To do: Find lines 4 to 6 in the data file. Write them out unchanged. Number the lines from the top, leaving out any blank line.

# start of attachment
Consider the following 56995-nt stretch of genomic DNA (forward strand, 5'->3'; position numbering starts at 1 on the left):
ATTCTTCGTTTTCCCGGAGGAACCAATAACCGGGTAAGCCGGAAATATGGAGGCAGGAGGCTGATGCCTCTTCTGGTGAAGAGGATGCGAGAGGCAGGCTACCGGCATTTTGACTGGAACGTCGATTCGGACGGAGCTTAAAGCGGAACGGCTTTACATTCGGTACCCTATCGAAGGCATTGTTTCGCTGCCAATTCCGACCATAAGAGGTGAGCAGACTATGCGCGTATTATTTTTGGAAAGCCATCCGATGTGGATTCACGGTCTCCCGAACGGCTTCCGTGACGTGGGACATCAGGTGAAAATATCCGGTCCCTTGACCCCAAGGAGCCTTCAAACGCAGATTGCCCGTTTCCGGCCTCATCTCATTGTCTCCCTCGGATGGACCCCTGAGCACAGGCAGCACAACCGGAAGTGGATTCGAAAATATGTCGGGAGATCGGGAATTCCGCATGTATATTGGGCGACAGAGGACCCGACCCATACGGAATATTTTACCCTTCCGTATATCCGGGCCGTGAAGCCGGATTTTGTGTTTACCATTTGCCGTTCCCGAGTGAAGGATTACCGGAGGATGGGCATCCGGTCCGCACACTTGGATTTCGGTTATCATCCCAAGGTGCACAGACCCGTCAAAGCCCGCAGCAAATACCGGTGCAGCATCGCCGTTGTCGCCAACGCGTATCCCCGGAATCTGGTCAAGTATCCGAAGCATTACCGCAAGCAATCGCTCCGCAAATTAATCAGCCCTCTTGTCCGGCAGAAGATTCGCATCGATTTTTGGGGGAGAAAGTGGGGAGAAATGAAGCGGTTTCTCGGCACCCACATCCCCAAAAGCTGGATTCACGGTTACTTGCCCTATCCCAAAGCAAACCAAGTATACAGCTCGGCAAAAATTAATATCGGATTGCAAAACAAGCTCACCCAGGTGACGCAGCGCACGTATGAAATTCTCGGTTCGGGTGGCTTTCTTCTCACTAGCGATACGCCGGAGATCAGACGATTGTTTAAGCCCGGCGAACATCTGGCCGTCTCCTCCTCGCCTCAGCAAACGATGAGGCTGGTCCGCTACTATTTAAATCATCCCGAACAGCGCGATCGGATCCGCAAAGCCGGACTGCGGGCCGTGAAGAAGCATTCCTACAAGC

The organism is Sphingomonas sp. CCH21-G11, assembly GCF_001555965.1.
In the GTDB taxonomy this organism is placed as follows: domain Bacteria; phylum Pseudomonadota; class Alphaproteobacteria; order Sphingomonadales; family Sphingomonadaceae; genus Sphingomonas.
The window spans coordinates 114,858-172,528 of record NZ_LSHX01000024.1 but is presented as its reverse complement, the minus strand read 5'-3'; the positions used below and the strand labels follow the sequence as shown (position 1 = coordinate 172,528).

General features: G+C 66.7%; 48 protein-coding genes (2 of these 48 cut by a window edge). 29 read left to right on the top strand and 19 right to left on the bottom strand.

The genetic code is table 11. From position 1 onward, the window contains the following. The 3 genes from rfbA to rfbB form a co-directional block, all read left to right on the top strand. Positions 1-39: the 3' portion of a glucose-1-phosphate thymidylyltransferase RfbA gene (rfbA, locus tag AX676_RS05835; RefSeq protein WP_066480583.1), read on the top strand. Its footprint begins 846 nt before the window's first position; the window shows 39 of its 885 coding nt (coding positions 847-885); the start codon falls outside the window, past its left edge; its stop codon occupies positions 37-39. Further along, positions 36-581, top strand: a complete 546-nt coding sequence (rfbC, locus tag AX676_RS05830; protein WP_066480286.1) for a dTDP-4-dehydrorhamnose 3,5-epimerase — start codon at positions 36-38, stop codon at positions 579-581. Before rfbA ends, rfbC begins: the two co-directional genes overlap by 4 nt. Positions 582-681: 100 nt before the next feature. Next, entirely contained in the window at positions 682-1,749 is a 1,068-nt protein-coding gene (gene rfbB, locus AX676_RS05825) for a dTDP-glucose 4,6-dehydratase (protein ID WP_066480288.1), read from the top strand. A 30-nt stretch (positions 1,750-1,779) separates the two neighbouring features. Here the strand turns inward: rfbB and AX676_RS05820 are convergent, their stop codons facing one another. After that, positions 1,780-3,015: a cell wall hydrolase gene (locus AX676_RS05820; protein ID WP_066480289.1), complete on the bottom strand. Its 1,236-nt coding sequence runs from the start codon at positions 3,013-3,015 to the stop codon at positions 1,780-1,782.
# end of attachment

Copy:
In the GTDB taxonomy this organism is placed as follows: domain Bacteria; phylum Pseudomonadota; class Alphaproteobacteria; order Sphingomonadales; family Sphingomonadaceae; genus Sphingomonas.
The window spans coordinates 114,858-172,528 of record NZ_LSHX01000024.1 but is presented as its reverse complement, the minus strand read 5'-3'; the positions used below and the strand labels follow the sequence as shown (position 1 = coordinate 172,528).

General features: G+C 66.7%; 48 protein-coding genes (2 of these 48 cut by a window edge). 29 read left to right on the top strand and 19 right to left on the bottom strand.